BEIJING - Job creation remains at the heart of China's economic strategy even as the world's second-largest economy faces fresh challenges ahead, including its own slowing growth, Premier Li Keqiang told the press on Monday (Dec 6).
More employment opportunities for the Chinese people will create a more vibrant economy and provide more revenue streams for the government, he said.
Key to China's strategy will be to support the financing of its small and medium-sized enterprises (SMEs), Mr Li said in a late-night media briefing after an annual meeting with the World Bank, International Monetary Fund (IMF) and the World Trade Organisation (WTO), among others.
China's SMEs employ a majority of its workforce.
Data released by the National Bureau of Statistics last month showed that China had hit its annual target of creating 11 million new jobs in urban areas in the first 10 months of this year.
On Monday, the central bank also said that it would cut financial institutions' reserve requirements by 50 basis points, starting from next Wednesday.
The central bank's move is expected to release about 1.2 trillion yuan (S$257.7 billion) into the economy, with the hopes of spurring lending and business growth.
Mr Li's comments to the press come after a two-hour "1+6" roundtable discussion with the heads of six international organisations: World Bank president David Malpass, IMF managing director Kristalina Georgieva, WTO director-general Ngozi Okonjo-Iweala, International Labour Organisation director-general Guy Ryder, Organisation for Economic Cooperation and Development secretary-general Mathias Cormann and Financial Stability Board chairman Klass Knot.
The leaders pointed to how growth among different countries has been uneven so far, and noted that China as a major world player can help ensure a smoother global recovery.
The persistent Covid-19 pandemic, with variants continuing to evolve, has widened global inequality, they added.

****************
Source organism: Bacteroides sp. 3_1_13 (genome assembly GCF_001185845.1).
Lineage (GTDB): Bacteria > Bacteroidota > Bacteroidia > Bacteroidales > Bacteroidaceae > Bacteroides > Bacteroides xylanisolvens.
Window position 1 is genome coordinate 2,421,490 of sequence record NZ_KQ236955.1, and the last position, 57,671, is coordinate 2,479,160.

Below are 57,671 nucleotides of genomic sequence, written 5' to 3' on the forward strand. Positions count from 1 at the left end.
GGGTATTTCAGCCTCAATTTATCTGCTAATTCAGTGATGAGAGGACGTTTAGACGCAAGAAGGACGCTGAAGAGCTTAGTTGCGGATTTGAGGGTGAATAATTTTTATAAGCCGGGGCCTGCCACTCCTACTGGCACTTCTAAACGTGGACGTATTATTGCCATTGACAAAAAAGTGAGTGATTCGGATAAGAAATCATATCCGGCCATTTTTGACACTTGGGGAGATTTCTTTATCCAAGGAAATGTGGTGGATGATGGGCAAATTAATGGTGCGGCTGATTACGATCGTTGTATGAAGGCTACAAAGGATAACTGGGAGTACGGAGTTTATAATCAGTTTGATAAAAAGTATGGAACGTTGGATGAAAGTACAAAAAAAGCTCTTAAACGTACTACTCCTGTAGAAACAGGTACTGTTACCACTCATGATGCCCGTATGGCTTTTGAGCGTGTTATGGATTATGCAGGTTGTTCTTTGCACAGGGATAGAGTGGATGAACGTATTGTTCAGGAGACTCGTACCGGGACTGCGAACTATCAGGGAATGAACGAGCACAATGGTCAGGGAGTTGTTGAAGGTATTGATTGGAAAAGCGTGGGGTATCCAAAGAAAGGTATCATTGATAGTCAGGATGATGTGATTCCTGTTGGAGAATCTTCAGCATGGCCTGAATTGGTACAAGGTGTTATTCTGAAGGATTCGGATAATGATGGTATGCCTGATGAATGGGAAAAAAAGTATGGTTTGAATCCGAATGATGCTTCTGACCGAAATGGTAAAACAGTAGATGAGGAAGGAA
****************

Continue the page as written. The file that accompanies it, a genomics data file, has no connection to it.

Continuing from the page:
On Monday, the leaders and Mr Li reaffirmed their commitment to defend multilateral trade, with China promising to open up further to foreign investment.
IMF's Dr Georgieva told the press last Friday that China had made a "truly remarkable recovery" from the pandemic, but that its growth had slowed towards the end of this year.
China's moves to push economic growth - including the central bank's latest reserve rate cut - will help global economic recovery as well, she added.
China's gross domestic product expanded by 2.3 per cent last year despite the devastating effects of the pandemic, making it the only major economy in the world to post an expansion.
Worries over China's economic health grew in October when growth between July and September this year came in at 4.9 per cent, slightly lower than economists' expectations of 5 per cent in a Bloomberg poll.
In the third quarter, energy shortages, fresh Covid-19 outbreaks and a more sombre property market had dragged on the economy, which had grown 9.8 per cent as at September, according to official figures.
Analysts expect China to roll out measures next year to support its fast-cooling property sector, which contributes up to a third of its economy.
Overall, China's economic growth is expected to come in at 8 per cent this year, higher than the target of "above 6 per cent" announced during the country's top legislature meeting in March.